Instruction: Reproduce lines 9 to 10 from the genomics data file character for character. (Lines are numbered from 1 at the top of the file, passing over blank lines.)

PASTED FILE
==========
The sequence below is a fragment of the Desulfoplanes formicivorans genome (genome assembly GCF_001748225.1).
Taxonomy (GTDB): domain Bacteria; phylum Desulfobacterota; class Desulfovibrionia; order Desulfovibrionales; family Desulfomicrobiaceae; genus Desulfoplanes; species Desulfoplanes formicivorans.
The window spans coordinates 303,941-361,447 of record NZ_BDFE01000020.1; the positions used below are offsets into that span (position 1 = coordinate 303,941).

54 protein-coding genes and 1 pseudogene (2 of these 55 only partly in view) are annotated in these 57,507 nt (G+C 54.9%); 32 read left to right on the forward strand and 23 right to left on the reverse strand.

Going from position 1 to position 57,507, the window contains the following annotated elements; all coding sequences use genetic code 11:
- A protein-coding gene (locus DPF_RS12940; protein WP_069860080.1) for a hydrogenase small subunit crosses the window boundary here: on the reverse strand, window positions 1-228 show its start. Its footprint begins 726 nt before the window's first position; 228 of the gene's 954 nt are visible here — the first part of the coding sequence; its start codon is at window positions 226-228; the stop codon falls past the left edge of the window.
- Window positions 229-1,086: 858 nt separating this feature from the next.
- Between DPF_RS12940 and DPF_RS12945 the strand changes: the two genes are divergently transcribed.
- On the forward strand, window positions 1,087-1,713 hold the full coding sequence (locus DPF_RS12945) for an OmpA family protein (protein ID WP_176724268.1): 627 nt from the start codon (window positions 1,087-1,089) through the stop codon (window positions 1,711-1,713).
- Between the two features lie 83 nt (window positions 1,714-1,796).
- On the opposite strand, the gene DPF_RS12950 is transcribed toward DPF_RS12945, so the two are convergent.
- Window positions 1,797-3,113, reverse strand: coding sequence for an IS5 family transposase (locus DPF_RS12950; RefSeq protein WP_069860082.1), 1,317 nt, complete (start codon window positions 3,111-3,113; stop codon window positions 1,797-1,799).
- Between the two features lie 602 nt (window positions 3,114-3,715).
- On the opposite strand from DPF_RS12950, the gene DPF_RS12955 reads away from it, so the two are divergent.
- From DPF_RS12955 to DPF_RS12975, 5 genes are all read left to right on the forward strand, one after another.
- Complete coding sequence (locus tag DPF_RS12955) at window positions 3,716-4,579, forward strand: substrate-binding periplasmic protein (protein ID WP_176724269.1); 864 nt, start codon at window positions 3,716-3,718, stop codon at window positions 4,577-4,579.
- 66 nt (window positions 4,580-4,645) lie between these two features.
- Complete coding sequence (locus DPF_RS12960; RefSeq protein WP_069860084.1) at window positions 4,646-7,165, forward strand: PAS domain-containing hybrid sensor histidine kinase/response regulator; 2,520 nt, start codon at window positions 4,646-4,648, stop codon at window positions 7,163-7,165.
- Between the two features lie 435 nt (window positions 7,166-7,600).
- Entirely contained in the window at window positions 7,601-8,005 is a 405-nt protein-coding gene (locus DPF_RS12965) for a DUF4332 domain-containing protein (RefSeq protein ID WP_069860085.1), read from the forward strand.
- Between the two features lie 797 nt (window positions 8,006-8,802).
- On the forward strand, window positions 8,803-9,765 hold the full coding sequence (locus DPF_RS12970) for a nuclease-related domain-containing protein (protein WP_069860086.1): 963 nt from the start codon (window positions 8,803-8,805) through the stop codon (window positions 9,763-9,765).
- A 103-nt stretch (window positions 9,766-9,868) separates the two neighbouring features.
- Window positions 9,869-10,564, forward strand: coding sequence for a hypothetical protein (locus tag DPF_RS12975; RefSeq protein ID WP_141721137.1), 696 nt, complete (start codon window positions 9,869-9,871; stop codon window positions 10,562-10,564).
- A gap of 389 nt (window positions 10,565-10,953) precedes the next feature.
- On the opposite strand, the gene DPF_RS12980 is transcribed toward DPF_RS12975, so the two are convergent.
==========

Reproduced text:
- On the forward strand, window positions 1,087-1,713 hold the full coding sequence (locus DPF_RS12945) for an OmpA family protein (protein ID WP_176724268.1): 627 nt from the start codon (window positions 1,087-1,089) through the stop codon (window positions 1,711-1,713).
- Between the two features lie 83 nt (window positions 1,714-1,796).